If you are having issues with your horse on the trail or with obstacles, have you ever thought of getting off? That’s right, I’m asking the big question some trainers do not dare suggest. The concept of staying on and working your horse through issues is one that works for some horses, and on the same note only some riders, but this can cause conflict with timid riders or horses that need more experience and confidence. If you get off any horse, no matter what you are trying to move past, you are moving with them rather than pushing through it.
There are quite a few different issues that obstacles can cause for you and your horse. If your horse has an attitude it could be just that, or it can also be fear as there is a fine balance. A young horse will often not know exactly where to put their feet so if you do not give them correct direction it can cause more problems. An older horse may be having a stubborn moment, not be able to see well enough, or may smell something we can’t nearby. There are many factors out on the trail to take into consideration including terrain, wildlife, or litter. In an arena setting with obstacles, take into consideration things such as crowds, other horses, or unfamiliar environments.
If you are a timid rider, do yourself a favor and seek help from a trainer. Also, try riding a confident horse that will take care of you. It will do all riders good to ride a horse that is well trained, confident, and beginner friendly. This will help you further where you and your own horse need to be and from there you can set goals. It will also put confident miles under your belt, which helps you as a rider further your development. If you are willing to invest in your horse, you should also be willing to invest in yourself for their sake.
Now, no matter what the obstacle is, look past it, not down at it or straight at it thinking, “dear goodness, how will we ever make it through this?”; that does not do either of you any good. Horses can feel your intention and feelings as if they were their own, so breathe, relax and know you will easily get through anything. If you audibly breathe out - like horses snorting almost - it helps your horse feel you relax and hear you release tension as they would.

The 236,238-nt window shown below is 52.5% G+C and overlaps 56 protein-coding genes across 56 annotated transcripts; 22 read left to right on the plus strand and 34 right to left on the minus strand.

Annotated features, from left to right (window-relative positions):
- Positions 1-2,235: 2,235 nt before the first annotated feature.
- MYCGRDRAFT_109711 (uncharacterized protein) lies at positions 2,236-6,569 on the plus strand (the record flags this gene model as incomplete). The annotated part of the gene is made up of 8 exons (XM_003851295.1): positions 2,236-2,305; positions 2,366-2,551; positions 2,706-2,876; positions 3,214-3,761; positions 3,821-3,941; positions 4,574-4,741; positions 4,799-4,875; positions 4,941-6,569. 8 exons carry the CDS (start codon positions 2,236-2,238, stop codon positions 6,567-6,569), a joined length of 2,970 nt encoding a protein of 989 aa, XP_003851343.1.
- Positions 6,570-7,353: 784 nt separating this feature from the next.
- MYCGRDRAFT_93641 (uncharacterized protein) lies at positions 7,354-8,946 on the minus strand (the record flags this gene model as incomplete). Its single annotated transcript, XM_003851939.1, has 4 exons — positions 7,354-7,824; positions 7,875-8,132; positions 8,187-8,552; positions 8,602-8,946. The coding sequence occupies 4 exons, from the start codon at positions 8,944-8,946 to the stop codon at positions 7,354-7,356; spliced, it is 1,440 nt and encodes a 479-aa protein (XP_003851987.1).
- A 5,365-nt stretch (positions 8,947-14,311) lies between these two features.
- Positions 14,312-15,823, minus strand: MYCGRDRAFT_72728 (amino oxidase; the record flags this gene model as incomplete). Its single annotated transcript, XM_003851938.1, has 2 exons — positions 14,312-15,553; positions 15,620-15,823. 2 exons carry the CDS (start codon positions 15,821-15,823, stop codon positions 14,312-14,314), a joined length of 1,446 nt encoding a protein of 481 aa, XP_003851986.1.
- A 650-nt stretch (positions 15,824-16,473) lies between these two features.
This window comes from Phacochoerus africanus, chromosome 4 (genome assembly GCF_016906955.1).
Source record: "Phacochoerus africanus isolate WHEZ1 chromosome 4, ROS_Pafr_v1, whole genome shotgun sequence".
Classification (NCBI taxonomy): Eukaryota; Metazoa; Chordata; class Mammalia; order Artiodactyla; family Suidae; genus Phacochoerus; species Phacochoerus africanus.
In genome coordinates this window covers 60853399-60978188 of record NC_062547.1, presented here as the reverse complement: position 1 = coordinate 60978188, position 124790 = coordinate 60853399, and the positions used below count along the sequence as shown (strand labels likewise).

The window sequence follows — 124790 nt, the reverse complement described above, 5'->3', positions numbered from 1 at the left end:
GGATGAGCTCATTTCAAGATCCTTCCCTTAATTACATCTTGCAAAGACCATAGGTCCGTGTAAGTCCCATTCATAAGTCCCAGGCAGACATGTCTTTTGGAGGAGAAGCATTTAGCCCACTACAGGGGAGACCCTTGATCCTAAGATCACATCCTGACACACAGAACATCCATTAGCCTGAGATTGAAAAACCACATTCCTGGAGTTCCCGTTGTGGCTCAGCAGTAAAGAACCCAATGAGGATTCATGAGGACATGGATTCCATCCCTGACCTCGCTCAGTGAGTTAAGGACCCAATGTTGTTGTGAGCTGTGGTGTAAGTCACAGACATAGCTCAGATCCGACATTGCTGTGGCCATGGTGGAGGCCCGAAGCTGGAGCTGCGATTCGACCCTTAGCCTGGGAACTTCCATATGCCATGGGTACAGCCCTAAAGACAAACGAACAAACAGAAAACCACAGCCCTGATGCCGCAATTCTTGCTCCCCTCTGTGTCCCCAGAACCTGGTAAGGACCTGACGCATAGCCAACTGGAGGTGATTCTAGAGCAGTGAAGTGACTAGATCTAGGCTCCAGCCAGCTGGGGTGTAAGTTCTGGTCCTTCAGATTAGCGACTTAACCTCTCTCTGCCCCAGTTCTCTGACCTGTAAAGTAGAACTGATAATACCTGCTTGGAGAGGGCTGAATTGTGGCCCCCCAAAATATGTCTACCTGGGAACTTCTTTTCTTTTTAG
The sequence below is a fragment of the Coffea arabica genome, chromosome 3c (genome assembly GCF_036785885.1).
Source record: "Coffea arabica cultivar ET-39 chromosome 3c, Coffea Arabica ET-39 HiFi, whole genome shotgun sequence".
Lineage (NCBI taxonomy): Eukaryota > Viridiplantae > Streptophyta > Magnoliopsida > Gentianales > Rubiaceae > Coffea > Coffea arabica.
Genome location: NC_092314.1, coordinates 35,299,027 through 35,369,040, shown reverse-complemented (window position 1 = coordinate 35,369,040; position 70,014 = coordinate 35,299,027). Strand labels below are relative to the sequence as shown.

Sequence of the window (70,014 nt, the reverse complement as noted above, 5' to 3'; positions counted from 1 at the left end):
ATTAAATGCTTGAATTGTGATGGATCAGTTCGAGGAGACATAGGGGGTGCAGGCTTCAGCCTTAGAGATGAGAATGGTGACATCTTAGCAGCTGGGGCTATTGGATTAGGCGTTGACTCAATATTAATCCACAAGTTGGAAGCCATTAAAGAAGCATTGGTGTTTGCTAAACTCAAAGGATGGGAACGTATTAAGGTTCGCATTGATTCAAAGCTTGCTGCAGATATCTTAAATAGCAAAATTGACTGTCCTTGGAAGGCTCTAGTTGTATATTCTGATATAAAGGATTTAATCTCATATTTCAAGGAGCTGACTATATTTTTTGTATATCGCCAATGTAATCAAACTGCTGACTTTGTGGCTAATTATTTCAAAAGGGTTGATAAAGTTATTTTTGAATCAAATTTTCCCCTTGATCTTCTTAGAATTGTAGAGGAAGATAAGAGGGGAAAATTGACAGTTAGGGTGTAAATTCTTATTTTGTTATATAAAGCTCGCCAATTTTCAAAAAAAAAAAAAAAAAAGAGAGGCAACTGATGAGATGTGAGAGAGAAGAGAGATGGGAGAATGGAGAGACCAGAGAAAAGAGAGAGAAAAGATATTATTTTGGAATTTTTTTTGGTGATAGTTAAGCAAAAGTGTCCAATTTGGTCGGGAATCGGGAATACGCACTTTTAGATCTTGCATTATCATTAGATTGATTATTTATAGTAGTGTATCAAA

To further your abilities remember to seek advice, ride some experienced horses, and try getting some video of yourself going through obstacles so you can critique yourself. If you can help others and critique them as well it will help you improve yourself. Sooner rather than later you will hear your own voice say, “breathe, relax and look past what is troubling” or something similar. Raising your standards for yourself and your horse will take you a long way much faster than approaching things pessimistically or frightfully. Think positively and know you can accomplish anything you put your mind to!
1. Stay safe!
2. Relax, breathe, and release your horse on a good note.
3. Take the time to seek help and advice.
4. Ride a well-trained horse to give yourself confidence and experience.
5. Do not fear getting off to help your horse; get over your pride of having to stay on.
6. If you come to an obstacle on the trail or in a competition, look up and across it to help your horse. Looking down will only put extra weight on their shoulders and inhibit the horse’s ability to move well.
7. Keep your horse’s eyes and nose facing the obstacle. Let them look, smell, or even touch it but do not get in a kicking match to make the horse move forward, you will only make things worse.
8. Use the herd mentality to your advantage. Having confident horses and riders go with you will make you feel great and your horse should feed off of them as well.
Previous Helpful Tips That Apply
1. Horses learn from the release of pressure, so look for the release. Even if you can only reward them for a small try, then do it.
2. Slow is smooth and smooth is fast. Take your time with it. Horses are better off if you are smoother and methodical with your movements, so go slower, be smoother and your horse will often be less reactive and more respectful.
3. Sometimes you have to let the horse make a mistake to teach them what is correct.